DEADLINE EXTENDED TO 31ST MAY 2021 The Scottish Cancer Foundation (SCF) focuses on Cancer Prevention, and wishes to promote research, collaborative working across Scotland and public engagement in this area.  Accordingly, the Foundation wishes to invest in the future of Cancer Prevention by providing motivated early-career individuals with research training

  • The Scottish Cancer Foundation Prize & Evans Forrest Medal

    The Scottish Cancer Foundation invites nominations for the 2021 Prize which will be for an individual or organisation that has made an outstanding contribution to the maintenance and/or recovery of cancer services during the COVID-19 pandemic. Applicants may be nominated or self-nominated. The applicant(s) must be living and working in

  • SCPN e-digest – Issue 3 – November 2020

    All articles from the e-digest can be viewed here

  • Scottish Cancer Foundation PhD Opportunity

    We are excited to advertise shortly a new Scottish Cancer Foundation PhD Studentship looking at improving cancer preventive behaviours in cancer patients and their families. Cancer prevention is vital given ever increasing cancer cases and spiralling costs of cancer treatment. The challenge is that supporting people to live a cancer preventive lifestyle (not smoking, being

  • SCPN e-digest Issue 2

    All articles from this issue can be accessed here

  • Skydive Fundraising Success for SCF

    When Elma Nicoll jumped out of a plane thousands of feet over Perthshire, the Scottish Cancer Foundation earned almost £27 for every 100 feet she dropped.   Elma was fulfilling a lifelong ambition to take part in a skydive and, in the process, honoured the memory of her father and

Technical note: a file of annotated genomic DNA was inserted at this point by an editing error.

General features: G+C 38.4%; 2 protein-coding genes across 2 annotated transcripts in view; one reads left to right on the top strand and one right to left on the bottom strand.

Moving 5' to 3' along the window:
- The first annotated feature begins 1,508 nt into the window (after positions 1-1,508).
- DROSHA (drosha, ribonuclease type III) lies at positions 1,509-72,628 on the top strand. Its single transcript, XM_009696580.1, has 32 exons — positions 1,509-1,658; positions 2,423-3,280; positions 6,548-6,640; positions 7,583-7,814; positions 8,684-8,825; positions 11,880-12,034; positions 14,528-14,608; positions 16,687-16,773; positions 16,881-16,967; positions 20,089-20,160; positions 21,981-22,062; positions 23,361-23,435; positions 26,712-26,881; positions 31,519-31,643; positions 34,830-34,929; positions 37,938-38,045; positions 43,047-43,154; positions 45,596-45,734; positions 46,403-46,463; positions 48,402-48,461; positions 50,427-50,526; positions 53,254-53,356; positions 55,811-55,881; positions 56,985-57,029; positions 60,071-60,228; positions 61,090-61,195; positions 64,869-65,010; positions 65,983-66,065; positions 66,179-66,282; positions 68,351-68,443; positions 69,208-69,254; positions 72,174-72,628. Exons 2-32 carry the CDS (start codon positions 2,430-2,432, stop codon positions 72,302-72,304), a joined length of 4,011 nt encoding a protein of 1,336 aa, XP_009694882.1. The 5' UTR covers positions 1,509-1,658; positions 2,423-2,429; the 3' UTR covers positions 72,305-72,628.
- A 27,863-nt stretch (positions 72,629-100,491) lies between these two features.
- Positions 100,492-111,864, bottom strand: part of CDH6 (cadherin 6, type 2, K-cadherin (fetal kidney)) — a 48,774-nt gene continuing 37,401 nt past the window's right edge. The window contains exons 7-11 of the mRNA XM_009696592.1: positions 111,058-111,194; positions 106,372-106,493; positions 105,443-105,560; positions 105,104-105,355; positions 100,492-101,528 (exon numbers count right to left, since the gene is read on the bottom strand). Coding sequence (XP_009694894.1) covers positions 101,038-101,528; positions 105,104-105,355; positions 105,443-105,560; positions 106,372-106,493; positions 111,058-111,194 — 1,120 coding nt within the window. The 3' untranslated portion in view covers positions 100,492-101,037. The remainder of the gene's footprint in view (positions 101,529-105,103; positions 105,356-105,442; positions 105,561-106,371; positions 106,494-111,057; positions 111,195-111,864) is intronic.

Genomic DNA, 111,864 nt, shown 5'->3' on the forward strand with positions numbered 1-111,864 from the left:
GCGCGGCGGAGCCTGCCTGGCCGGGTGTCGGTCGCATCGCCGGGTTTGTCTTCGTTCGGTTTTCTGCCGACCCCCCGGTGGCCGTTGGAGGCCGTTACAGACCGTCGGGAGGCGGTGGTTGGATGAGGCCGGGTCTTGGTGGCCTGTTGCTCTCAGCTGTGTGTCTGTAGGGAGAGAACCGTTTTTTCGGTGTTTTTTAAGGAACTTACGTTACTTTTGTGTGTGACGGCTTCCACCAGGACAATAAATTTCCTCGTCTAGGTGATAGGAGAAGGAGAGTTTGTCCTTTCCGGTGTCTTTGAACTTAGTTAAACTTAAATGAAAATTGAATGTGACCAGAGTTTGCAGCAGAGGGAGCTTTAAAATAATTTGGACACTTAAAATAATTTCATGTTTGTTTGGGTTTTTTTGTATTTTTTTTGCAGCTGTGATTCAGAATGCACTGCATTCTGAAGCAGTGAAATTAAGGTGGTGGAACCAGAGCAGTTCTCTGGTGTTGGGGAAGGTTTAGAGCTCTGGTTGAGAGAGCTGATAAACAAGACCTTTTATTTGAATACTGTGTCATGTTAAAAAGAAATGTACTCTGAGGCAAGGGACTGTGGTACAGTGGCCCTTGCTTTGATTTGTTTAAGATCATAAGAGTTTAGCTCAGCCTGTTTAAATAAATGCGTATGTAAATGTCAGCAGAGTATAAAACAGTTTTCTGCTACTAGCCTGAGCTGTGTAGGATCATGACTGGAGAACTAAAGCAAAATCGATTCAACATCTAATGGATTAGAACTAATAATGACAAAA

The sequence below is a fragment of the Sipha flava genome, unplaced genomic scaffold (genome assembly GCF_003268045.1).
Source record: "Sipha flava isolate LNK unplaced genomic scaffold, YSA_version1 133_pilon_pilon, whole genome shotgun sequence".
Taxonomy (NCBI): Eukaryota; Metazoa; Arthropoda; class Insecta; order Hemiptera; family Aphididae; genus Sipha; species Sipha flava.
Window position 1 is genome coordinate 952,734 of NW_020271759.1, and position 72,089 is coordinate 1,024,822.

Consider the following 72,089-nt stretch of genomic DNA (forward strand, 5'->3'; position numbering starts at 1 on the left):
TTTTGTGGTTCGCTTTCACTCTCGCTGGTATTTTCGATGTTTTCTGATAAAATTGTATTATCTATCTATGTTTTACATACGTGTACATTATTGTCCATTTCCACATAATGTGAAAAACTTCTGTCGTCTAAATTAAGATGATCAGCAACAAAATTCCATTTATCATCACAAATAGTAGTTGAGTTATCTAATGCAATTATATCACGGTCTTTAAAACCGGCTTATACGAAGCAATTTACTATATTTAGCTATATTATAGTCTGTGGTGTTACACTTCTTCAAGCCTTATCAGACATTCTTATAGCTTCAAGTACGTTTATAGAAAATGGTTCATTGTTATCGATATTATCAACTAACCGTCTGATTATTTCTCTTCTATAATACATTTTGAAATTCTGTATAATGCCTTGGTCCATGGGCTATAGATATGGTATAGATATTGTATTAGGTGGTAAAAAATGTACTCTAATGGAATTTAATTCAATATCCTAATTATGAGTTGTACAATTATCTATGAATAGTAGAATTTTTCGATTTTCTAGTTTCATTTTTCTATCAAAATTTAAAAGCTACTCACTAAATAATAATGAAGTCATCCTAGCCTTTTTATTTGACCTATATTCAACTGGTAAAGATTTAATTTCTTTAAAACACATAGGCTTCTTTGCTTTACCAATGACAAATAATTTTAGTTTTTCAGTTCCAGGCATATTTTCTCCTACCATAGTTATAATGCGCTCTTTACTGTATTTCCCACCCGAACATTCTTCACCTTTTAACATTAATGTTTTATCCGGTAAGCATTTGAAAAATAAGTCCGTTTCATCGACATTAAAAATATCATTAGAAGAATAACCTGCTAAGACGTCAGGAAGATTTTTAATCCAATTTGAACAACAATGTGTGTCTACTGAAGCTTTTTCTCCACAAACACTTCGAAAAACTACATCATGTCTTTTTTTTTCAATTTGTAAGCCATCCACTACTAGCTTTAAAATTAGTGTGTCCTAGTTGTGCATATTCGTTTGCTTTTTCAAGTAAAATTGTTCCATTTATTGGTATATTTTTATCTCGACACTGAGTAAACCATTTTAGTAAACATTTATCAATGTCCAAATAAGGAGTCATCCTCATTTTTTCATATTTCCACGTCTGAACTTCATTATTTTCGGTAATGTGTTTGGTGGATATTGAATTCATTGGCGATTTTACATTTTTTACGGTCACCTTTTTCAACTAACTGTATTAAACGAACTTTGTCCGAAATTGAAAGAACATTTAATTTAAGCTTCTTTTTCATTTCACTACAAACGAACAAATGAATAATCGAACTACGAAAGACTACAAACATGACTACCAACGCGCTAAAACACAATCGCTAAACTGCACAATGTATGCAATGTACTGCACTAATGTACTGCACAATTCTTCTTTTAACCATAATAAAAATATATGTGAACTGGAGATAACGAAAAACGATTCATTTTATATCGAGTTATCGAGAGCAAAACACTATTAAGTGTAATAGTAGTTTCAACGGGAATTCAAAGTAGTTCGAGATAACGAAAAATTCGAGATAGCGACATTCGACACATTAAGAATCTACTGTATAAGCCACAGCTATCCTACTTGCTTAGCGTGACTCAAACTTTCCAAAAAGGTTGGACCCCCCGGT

• The Latest SCF Newsletter is Out Now!

    This issue focuses on this year’s winner of the Scottish Cancer Prevention Prize and Evans Forrest Medal, Dr Christine Campbell. There’s also important information about the aims and activities of Scottish Cancer Foundation, and the success of one of our previous medal winners, Sheila Duffy, Chief Executive of ASH Scotland. 

  • Major honour for Scots researcher

    A Scots researcher whose work on cancer screening has helped to save lives around the world is this year’s winner of the Scottish Cancer Foundation prize which recognises excellence in cancer care and prevention.   Dr Christine Campbell, of the University of Edinburgh’s Usher Institute, has led a series of

  • SCF Lecture: Prostate Cancer- a disease of our time

    On Monday 17th June at 6pm, Scottish Cancer Foundation alongside the Royal Society of Edinburgh hosted a lecture on Prostate cancer delivered by Freddie C. Hamdy FRCSEd, FRCS, FMedSci, Nuffield Professor of Surgery & Urology, University of Oxford. Freddie Hamdy is the Nuffield Professor of Surgery at the University of Oxford, UK,

  • Scottish Cancer Foundation Lecture

    Prostate Cancer: a disease of our time Prostate cancer continues to pose considerable controversies, and to attract interest and attention from the public, the media, scientists and urologists alike. From molecular biology and gigantic leaps in technology, to high-quality randomised controlled trials of screening and treatment, never before has the